Local musicians are taking their show on the digital road—and that’s good news for students looking to jazz up their weekends. Thanks to a creative new partnership with CNY Jazz Central, Syracuse University is offering a free virtual concert series featuring new and established acts.
The series, “Live From Jazz Central,” is co-sponsored by the University’s Division of Enrollment and the Student Experience and Office of Community Engagement . Students, faculty, staff and alumni may access the series via the University’s online events calendar , where each show can be streamed in real time or enjoyed the following week.
“Live From Jazz Central” is a nod to the regional arts organization that has transformed itself into a virtual concert venue in the wake of COVID-19. “Don’t let the ‘jazz’ moniker fool you,” says Jazz Central founder and executive director Larry Luttinger ’79, G’81. “This series celebrates all kinds of music, including R&B, funk, reggae, country, folk and hip-hop and spoken word.”
Already the Friday night series has streamed shows by Sophistafunk and Mark Nanni & the Intention, filmed in Jazz Central’s headquarters on East Washington Street in downtown Syracuse. Upcoming performances are as follows:
- Akuma Roots (Nov. 6), whose music draws on reggae, Afrobeat and Jamaican dancehall.
- Count Blastula (Nov. 13), known for its eclectic, Phish-inspired jams.
- Chuck Schiele's Quatro (Nov. 20), a self-styled Alt-Americana combo.
All shows begin at 8 p.m. (ET) and last two to three hours.
Meredith Davis, associate vice president of student engagement, says the concerts are music to her ears. “They reflect our larger commitment to helping students adjust to new remote experiences while ensuring their safety and wellness.”
Virtual listening parties are one indicator of the series’ success. “They are a great way to bond with other people on campus, and they are cheaper—and safer—than going out,” observes one student. “I also like the fact that we’re supporting local musicians.”
Luttinger agrees, saying music meets individual and group needs. “We’re thrilled to provide an in-place alternative to live club-going. There’s plenty of great music to be found regionally, and these artists are eager to share their gifts,” he says.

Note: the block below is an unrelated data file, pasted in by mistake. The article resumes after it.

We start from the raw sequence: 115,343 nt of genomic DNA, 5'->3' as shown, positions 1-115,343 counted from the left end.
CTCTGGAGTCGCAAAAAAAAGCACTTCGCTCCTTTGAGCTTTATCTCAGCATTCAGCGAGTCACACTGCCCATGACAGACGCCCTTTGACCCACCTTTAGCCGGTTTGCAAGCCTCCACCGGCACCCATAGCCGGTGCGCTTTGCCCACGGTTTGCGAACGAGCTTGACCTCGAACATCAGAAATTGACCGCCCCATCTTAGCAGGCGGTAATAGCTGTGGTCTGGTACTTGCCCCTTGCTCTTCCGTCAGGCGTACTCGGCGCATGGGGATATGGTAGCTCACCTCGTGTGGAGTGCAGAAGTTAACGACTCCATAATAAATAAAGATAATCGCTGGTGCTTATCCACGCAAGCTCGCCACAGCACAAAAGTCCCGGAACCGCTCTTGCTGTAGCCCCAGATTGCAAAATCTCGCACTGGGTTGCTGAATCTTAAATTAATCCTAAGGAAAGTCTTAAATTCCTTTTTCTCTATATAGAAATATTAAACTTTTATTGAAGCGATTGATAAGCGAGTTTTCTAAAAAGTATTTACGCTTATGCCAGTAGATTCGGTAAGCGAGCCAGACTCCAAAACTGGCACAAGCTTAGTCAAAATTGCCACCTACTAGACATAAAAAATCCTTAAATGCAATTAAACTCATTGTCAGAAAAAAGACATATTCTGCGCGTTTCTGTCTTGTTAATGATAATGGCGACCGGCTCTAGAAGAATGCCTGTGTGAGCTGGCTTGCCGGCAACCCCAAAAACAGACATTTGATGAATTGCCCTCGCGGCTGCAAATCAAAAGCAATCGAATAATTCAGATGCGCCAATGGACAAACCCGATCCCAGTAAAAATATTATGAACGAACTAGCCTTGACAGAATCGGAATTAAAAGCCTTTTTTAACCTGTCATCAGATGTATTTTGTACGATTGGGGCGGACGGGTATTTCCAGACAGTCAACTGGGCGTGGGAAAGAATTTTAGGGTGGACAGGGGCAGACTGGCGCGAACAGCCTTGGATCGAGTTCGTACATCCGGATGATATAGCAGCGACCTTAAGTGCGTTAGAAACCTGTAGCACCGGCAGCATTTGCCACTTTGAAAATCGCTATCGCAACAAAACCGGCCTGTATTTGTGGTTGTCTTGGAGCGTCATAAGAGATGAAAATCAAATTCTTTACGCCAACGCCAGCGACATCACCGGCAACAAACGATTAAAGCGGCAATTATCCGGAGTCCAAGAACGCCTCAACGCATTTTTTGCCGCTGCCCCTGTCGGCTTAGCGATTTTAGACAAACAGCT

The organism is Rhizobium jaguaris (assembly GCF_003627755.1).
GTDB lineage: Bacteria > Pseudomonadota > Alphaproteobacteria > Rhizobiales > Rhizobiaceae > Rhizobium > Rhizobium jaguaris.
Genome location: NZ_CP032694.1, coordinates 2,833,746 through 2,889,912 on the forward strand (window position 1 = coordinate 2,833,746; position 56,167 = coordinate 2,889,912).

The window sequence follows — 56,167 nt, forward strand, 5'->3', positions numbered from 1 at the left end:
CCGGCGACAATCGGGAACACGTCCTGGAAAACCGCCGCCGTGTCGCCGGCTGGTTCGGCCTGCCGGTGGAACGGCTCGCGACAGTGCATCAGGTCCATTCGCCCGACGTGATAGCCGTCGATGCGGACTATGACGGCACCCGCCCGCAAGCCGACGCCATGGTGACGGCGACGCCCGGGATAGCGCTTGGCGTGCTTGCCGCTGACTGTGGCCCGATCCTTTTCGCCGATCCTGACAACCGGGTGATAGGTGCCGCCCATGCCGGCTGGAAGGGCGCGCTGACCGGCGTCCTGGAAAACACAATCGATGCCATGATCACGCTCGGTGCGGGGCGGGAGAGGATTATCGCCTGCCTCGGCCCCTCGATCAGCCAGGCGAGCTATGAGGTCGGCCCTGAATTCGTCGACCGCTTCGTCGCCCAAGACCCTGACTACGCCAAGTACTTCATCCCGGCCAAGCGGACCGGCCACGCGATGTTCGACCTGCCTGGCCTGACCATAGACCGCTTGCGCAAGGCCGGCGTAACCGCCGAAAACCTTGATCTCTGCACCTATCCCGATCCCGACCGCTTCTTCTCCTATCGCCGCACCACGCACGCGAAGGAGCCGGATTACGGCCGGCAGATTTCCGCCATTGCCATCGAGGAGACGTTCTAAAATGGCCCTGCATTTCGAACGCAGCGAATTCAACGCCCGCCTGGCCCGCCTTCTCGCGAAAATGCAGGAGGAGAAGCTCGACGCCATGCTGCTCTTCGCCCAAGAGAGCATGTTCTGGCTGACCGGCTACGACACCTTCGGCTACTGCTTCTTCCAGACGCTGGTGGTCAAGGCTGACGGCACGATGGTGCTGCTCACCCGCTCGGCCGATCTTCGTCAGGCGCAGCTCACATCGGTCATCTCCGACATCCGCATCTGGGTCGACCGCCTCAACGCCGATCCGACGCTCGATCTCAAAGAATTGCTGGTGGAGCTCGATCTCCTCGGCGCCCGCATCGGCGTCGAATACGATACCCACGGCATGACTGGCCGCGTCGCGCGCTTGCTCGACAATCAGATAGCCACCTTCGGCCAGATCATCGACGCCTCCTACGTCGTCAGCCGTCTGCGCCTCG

Cydney Johnson ’77, G’96, vice president for community engagement and government relations, echoes the importance of connecting with community programs and organizations in a virtual environment. “This initiative and others like it play a critical role in the cultural, social and educational fabric of our community. Partnering with CNY Jazz to bring this series to Syracuse University not only advances the region’s vibrant and rich artistic heritage, but also gives viewers access to musicians and performers in a new way.”
Drawing on its proximity to campus and newly renovated facility, Jazz Central has become a curator of online cultural content. “Artists of all genres are flocking here because they need a virtual platform to deliver their music,” Luttinger says. “Shows and promotions of all kinds are being live-streamed or pre-recorded for later release.” He is particularly proud of Jazz Central’s new 4K multicamera system, which quadruples the resolution of full high definition.
Virtual listening parties are a great way to bond with other people on campus, and they are cheaper—and safer—than going out.
Luttinger also goes to great lengths to ensure the health and safety of his patrons. Audiences are not permitted to enter the facility, and performers, who undergo multiple temperature checks, are required to practice social distancing, as evidenced by clear plexiglass barriers onstage. “We even have MERV 11 filters, which trap about 95% of pollutants from the air,” he notes.
“We’re committed to upholding student safety and the University’s quality-of-life strategy,” Luttinger concludes. “Music feeds our heart and souls, and it’s needed more than ever these days.”